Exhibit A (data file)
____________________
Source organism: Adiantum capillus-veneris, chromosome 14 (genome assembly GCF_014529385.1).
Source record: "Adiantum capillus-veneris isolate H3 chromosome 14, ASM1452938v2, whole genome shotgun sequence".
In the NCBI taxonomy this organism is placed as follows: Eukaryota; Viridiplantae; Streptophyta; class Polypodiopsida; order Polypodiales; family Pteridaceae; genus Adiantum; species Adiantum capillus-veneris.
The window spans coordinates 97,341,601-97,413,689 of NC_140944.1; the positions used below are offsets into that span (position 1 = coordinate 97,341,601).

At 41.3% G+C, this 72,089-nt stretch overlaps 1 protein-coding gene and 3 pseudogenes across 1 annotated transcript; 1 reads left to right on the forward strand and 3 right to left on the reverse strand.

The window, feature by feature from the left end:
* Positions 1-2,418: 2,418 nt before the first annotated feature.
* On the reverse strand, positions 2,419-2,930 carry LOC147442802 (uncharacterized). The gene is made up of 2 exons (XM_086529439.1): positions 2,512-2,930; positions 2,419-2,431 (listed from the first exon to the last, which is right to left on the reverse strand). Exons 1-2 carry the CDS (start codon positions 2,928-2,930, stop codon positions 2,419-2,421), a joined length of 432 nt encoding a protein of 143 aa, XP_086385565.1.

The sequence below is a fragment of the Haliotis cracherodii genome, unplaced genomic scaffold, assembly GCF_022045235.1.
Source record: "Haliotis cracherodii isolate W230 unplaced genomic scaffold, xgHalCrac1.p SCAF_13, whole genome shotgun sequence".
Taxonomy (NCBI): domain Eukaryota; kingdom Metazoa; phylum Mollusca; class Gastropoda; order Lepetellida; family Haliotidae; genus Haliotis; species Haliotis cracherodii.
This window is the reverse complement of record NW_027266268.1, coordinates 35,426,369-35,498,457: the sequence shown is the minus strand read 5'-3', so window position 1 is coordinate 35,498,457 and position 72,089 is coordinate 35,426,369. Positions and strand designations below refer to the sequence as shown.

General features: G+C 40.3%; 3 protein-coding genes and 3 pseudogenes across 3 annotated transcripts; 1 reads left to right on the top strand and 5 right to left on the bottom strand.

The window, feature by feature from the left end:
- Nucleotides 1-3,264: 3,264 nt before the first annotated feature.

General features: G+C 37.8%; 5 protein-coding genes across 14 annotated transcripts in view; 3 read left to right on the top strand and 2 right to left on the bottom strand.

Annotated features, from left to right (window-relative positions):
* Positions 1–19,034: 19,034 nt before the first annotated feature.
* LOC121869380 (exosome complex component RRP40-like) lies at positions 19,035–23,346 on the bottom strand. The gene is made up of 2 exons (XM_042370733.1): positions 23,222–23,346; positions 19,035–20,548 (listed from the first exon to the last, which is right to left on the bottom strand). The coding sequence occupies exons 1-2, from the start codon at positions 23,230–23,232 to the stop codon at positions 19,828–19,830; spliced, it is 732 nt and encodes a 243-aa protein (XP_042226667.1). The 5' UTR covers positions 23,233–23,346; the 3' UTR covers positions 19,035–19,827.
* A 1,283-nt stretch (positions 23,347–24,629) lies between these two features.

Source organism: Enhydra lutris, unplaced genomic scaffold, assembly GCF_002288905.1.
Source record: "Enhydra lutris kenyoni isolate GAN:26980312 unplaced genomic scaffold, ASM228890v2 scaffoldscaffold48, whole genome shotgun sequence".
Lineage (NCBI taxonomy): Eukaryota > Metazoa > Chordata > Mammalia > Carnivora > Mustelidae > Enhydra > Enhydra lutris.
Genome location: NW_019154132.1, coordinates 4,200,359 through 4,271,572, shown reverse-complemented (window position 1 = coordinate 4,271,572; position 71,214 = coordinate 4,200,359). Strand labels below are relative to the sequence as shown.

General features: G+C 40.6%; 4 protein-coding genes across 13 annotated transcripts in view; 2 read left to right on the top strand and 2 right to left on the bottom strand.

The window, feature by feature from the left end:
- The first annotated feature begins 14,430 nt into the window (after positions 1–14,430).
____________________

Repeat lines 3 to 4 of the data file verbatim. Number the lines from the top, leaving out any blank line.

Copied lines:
In the NCBI taxonomy this organism is placed as follows: Eukaryota; Viridiplantae; Streptophyta; class Polypodiopsida; order Polypodiales; family Pteridaceae; genus Adiantum; species Adiantum capillus-veneris.
The window spans coordinates 97,341,601-97,413,689 of NC_140944.1; the positions used below are offsets into that span (position 1 = coordinate 97,341,601).